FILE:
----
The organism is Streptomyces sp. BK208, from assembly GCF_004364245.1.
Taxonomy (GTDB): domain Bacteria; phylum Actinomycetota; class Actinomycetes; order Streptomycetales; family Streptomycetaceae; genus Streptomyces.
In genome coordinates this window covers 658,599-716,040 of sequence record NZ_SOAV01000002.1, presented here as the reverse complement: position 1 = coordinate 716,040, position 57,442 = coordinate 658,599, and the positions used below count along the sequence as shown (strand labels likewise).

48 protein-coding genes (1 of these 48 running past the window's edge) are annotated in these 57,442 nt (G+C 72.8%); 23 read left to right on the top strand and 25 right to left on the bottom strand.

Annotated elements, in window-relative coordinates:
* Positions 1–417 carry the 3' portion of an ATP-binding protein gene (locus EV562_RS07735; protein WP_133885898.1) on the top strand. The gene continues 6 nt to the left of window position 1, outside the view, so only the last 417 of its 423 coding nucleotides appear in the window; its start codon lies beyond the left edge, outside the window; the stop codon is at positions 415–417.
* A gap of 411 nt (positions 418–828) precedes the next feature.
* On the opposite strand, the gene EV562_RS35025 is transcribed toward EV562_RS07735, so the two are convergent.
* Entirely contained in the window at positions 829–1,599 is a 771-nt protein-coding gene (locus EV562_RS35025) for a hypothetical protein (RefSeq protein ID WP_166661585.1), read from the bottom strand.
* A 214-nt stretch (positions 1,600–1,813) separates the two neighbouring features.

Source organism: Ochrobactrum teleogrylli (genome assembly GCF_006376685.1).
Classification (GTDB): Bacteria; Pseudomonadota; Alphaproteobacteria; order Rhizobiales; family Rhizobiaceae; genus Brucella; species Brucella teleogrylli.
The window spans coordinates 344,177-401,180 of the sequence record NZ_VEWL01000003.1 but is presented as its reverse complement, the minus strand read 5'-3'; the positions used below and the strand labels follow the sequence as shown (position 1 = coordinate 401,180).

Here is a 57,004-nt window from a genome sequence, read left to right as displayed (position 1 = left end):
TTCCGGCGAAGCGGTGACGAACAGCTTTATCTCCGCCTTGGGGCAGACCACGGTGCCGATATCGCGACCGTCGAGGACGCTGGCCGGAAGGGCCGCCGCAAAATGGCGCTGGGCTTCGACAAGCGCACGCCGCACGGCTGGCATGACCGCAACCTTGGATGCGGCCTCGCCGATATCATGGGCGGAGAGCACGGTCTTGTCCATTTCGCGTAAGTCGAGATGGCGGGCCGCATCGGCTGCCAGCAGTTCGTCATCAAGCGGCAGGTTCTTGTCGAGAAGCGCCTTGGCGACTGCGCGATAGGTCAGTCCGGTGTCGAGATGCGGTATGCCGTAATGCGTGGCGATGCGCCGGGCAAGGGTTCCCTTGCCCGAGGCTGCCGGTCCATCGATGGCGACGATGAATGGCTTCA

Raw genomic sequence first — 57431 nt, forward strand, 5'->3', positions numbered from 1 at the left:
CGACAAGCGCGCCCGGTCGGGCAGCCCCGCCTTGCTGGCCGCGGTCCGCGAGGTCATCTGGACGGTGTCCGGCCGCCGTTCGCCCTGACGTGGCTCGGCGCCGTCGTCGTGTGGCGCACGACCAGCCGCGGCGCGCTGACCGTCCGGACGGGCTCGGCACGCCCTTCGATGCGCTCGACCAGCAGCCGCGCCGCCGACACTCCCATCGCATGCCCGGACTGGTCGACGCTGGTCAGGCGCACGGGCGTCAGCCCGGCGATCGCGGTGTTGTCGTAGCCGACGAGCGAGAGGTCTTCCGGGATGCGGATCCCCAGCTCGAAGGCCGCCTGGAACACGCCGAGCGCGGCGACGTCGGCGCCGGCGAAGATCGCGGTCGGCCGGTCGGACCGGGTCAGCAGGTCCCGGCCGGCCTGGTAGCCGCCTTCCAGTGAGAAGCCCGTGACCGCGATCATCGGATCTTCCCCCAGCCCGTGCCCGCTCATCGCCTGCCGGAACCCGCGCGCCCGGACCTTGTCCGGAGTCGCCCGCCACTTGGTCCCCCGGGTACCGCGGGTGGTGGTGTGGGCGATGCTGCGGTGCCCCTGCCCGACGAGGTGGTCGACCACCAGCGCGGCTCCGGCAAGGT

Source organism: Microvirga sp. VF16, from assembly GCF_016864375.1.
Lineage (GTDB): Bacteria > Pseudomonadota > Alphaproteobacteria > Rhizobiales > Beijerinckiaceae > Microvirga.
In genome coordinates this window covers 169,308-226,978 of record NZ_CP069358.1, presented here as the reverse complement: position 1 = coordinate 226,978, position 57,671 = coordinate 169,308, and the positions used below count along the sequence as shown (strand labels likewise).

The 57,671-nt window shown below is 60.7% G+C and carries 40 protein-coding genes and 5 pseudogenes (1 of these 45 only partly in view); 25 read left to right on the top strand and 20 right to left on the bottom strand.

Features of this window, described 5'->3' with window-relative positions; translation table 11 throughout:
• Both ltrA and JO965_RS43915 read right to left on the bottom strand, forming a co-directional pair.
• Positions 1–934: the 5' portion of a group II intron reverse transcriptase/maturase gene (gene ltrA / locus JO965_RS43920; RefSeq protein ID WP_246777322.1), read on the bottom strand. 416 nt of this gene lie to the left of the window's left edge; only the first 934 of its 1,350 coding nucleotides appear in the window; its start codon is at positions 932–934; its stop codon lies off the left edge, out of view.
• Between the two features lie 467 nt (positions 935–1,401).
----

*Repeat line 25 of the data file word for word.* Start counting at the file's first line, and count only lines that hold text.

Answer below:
• Between the two features lie 467 nt (positions 935–1,401).